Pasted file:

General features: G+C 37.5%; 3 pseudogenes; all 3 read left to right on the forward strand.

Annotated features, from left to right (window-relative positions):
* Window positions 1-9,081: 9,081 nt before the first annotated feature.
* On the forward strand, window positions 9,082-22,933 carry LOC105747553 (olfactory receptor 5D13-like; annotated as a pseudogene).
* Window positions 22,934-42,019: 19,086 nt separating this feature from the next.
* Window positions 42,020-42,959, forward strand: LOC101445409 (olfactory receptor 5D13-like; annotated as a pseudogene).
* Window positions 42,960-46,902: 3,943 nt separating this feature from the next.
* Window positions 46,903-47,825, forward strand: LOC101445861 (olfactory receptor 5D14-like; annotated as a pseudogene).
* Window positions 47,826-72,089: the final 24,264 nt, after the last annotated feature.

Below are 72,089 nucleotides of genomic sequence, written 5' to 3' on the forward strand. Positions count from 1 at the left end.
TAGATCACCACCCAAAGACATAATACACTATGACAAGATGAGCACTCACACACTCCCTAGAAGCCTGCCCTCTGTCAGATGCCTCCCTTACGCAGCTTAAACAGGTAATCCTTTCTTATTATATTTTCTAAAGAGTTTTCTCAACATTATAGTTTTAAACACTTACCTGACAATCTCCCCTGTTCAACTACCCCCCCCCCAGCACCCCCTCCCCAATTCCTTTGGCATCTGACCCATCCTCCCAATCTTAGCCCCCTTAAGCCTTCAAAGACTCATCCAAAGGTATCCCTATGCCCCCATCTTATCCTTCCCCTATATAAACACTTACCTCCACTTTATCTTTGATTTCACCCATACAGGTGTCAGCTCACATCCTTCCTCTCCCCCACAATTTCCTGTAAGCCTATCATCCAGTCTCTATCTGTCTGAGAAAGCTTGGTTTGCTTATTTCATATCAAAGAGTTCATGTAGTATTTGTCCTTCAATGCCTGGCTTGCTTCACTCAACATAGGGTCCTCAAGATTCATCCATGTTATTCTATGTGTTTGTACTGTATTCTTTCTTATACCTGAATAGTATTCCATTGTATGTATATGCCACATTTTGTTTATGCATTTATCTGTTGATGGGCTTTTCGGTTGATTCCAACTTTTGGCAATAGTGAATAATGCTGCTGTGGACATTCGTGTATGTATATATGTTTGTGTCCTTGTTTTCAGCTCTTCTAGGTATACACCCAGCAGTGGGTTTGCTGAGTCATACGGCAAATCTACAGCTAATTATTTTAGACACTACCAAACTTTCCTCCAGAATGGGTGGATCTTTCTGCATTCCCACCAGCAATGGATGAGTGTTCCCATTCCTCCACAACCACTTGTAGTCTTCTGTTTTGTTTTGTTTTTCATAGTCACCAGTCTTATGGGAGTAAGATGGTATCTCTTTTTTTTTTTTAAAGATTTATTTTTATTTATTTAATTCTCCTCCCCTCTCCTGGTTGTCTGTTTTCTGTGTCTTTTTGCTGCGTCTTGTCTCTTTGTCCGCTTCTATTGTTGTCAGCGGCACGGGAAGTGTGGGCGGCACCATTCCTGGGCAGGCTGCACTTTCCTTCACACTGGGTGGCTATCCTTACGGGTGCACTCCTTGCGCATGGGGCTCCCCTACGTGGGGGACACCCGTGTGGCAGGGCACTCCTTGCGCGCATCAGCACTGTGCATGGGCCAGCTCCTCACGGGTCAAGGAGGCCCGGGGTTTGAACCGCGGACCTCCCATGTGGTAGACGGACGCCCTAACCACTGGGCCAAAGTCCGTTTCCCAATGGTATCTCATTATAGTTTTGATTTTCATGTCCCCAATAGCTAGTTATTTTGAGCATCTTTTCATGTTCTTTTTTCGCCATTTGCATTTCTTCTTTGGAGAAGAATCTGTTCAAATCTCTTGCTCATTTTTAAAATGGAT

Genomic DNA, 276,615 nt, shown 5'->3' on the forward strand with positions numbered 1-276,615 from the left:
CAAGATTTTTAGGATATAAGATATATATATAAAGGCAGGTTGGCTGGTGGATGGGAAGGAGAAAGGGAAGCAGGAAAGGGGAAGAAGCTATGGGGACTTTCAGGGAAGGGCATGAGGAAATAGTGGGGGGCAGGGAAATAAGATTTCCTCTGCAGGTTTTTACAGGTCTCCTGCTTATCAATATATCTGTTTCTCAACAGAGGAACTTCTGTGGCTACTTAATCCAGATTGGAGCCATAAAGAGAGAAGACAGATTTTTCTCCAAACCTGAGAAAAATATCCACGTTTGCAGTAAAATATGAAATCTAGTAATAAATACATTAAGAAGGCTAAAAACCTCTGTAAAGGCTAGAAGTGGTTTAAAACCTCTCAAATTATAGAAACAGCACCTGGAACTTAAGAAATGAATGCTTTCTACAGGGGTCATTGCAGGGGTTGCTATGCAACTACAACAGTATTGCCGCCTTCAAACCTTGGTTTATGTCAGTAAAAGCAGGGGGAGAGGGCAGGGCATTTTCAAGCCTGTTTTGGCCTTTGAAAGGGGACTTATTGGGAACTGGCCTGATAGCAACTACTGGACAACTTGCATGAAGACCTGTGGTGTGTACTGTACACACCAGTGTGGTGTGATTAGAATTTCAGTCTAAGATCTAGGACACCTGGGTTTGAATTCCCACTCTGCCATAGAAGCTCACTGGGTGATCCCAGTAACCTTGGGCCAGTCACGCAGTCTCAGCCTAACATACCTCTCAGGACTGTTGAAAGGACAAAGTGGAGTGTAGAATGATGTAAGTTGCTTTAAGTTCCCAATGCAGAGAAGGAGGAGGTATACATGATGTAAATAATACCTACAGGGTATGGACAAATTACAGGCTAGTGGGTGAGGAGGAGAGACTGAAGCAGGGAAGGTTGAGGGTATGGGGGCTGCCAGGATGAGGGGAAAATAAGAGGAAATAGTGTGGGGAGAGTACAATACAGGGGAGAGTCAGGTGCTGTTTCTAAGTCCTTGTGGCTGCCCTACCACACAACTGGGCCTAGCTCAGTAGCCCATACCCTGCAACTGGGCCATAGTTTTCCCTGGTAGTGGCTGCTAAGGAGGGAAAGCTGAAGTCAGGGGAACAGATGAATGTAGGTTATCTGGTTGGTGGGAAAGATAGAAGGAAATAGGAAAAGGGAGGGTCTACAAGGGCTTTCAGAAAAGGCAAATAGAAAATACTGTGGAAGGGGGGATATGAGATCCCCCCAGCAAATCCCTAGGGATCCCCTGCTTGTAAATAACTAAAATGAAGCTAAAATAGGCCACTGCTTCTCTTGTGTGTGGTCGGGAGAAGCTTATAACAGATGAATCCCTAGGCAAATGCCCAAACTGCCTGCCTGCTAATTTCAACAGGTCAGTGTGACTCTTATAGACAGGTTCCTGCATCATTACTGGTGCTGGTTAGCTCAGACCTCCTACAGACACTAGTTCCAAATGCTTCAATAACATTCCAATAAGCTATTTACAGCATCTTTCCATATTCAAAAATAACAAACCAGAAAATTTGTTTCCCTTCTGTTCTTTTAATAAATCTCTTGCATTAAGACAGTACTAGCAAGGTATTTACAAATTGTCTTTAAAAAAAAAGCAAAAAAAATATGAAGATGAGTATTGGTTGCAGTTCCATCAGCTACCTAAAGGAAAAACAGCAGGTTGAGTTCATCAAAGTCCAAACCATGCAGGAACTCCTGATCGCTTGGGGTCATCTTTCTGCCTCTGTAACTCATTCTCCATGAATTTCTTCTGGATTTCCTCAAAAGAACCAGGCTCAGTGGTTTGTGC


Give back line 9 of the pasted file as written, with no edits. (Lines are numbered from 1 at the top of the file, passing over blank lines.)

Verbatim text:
* Window positions 47,826-72,089: the final 24,264 nt, after the last annotated feature.